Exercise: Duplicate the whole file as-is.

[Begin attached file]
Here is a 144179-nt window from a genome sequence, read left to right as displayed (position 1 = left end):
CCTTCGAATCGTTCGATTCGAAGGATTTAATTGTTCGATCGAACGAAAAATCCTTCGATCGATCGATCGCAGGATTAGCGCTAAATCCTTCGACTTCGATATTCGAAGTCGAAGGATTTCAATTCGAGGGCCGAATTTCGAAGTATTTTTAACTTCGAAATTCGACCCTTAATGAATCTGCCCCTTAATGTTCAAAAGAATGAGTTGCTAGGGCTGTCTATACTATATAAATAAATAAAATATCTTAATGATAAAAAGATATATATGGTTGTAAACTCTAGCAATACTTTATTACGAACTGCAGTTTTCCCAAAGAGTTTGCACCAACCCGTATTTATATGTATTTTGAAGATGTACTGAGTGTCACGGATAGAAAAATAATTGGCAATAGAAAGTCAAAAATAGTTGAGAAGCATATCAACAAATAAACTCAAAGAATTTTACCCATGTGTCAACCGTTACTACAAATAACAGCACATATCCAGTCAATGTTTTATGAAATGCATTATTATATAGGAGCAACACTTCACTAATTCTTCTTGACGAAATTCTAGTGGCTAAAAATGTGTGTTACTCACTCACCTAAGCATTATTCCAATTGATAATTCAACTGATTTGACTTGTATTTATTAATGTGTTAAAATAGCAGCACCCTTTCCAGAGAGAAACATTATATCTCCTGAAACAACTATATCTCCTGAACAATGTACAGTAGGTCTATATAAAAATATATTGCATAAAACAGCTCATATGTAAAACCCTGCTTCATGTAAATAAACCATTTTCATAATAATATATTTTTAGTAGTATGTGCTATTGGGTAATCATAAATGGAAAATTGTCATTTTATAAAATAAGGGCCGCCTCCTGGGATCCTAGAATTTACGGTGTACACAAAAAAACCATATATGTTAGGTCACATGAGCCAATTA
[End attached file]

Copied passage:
Here is a 144179-nt window from a genome sequence, read left to right as displayed (position 1 = left end):
CCTTCGAATCGTTCGATTCGAAGGATTTAATTGTTCGATCGAACGAAAAATCCTTCGATCGATCGATCGCAGGATTAGCGCTAAATCCTTCGACTTCGATATTCGAAGTCGAAGGATTTCAATTCGAGGGCCGAATTTCGAAGTATTTTTAACTTCGAAATTCGACCCTTAATGAATCTGCCCCTTAATGTTCAAAAGAATGAGTTGCTAGGGCTGTCTATACTATATAAATAAATAAAATATCTTAATGATAAAAAGATATATATGGTTGTAAACTCTAGCAATACTTTATTACGAACTGCAGTTTTCCCAAAGAGTTTGCACCAACCCGTATTTATATGTATTTTGAAGATGTACTGAGTGTCACGGATAGAAAAATAATTGGCAATAGAAAGTCAAAAATAGTTGAGAAGCATATCAACAAATAAACTCAAAGAATTTTACCCATGTGTCAACCGTTACTACAAATAACAGCACATATCCAGTCAATGTTTTATGAAATGCATTATTATATAGGAGCAACACTTCACTAATTCTTCTTGACGAAATTCTAGTGGCTAAAAATGTGTGTTACTCACTCACCTAAGCATTATTCCAATTGATAATTCAACTGATTTGACTTGTATTTATTAATGTGTTAAAATAGCAGCACCCTTTCCAGAGAGAAACATTATATCTCCTGAAACAACTATATCTCCTGAACAATGTACAGTAGGTCTATATAAAAATATATTGCATAAAACAGCTCATATGTAAAACCCTGCTTCATGTAAATAAACCATTTTCATAATAATATATTTTTAGTAGTATGTGCTATTGGGTAATCATAAATGGAAAATTGTCATTTTATAAAATAAGGGCCGCCTCCTGGGATCCTAGAATTTACGGTGTACACAAAAAAACCATATATGTTAGGTCACATGAGCCAATTA